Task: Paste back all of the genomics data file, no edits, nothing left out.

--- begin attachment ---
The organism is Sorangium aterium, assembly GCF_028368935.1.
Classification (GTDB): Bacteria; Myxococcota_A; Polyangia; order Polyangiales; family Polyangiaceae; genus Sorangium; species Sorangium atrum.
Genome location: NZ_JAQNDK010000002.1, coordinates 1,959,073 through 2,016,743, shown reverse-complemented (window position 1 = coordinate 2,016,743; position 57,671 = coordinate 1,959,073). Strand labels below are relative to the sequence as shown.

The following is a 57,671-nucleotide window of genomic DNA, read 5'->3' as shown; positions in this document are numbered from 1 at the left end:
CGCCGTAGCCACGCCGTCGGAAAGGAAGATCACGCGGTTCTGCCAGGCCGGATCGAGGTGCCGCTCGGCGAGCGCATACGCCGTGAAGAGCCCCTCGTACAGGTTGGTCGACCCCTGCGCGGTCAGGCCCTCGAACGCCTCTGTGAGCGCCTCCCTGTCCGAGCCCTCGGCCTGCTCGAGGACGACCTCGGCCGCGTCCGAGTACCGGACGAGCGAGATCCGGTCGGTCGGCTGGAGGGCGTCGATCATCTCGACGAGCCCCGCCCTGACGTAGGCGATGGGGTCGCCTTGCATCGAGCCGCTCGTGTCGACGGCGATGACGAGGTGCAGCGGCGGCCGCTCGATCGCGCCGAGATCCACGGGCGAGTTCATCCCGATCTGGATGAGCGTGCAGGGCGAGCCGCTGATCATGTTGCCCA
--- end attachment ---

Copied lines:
The organism is Sorangium aterium, assembly GCF_028368935.1.
Classification (GTDB): Bacteria; Myxococcota_A; Polyangia; order Polyangiales; family Polyangiaceae; genus Sorangium; species Sorangium atrum.
Genome location: NZ_JAQNDK010000002.1, coordinates 1,959,073 through 2,016,743, shown reverse-complemented (window position 1 = coordinate 2,016,743; position 57,671 = coordinate 1,959,073). Strand labels below are relative to the sequence as shown.

The following is a 57,671-nucleotide window of genomic DNA, read 5'->3' as shown; positions in this document are numbered from 1 at the left end:
CGCCGTAGCCACGCCGTCGGAAAGGAAGATCACGCGGTTCTGCCAGGCCGGATCGAGGTGCCGCTCGGCGAGCGCATACGCCGTGAAGAGCCCCTCGTACAGGTTGGTCGACCCCTGCGCGGTCAGGCCCTCGAACGCCTCTGTGAGCGCCTCCCTGTCCGAGCCCTCGGCCTGCTCGAGGACGACCTCGGCCGCGTCCGAGTACCGGACGAGCGAGATCCGGTCGGTCGGCTGGAGGGCGTCGATCATCTCGACGAGCCCCGCCCTGACGTAGGCGATGGGGTCGCCTTGCATCGAGCCGCTCGTGTCGACGGCGATGACGAGGTGCAGCGGCGGCCGCTCGATCGCGCCGAGATCCACGGGCGAGTTCATCCCGATCTGGATGAGCGTGCAGGGCGAGCCGCTGATCATGTTGCCCA